This as was paid for by Hall-Scott, to bring attention to the fact that the new Mack LT “Western” truck series, targeted for those grueling jobs on the far side of the continent was available with the legendary H-S 400 engine, a 1091 cubic inch six cylinder monster with an aluminum OHC hemi head and able to crank out power that no diesel could hope to match back then (typically between 115 and 165 hp).
This was quite a change for Mack, as it was a fully integrated East Coast truck maker that built all the major components that went in them, including engines, transmissions and rear axles/bogies. That had to change to meet the demands of West Coast operations, which involved much larger loads, off-road logging, and of course mountains. The Hall Scott delivered the massive low-rpm torque and maximum power needed for those conditions, at a price: massive fuel consumption. One operator got 1.7 mpg hauling heavy over-the road loads.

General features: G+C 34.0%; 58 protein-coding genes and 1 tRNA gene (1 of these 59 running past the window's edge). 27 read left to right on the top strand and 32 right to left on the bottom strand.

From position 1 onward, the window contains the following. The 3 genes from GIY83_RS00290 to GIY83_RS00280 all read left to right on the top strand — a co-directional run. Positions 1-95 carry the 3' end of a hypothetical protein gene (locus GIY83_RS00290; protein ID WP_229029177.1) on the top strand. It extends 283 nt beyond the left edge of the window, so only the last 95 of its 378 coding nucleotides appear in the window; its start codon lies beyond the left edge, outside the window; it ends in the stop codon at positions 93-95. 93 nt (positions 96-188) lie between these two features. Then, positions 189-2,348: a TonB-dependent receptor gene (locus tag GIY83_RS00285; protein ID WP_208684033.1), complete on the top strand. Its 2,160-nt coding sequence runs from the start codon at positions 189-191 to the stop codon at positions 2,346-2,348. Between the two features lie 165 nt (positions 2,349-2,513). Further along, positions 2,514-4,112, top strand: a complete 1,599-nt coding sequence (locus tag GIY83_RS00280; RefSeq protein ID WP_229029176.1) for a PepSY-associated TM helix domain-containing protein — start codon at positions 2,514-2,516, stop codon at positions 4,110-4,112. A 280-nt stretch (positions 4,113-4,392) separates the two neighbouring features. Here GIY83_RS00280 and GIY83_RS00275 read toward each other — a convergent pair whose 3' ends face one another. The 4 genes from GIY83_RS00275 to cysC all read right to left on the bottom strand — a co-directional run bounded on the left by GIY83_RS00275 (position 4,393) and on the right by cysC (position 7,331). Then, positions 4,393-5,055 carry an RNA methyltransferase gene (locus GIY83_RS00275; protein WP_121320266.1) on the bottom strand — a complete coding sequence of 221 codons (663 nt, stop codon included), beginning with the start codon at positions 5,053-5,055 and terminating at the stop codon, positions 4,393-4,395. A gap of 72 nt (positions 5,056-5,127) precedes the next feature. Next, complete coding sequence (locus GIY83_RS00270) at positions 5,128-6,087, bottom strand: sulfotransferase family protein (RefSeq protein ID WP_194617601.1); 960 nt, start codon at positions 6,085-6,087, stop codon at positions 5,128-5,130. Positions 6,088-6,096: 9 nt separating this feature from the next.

Here’s a shot of a restored first year 1947 LT:
This one is H-S powered, and wows the crowds with its exhaust sound at truck shows.
And here’s a gathering of several different vintages. Cummins diesels as well as Mack’s own were also available.
An over-the road LT semi hauling a trailer with descriptive company name.
Update: butane is petroleum gas, a byproduct of natural gas and oil refining. It’s used in a number of ways, as a feed stock for further refining, and as a fuel for stoves, lighters, etc. It has an octane rating of 92, and has long been used to increase the octane of regular gasoline to create premium gasoline. It makes an excellent motor fuel, superior to propane due to its higher octane, which is why the H-S engine produced more power on butane than gasoline, with a concomitant increase in compression ratio, from 5.7:1 to 7.1:1.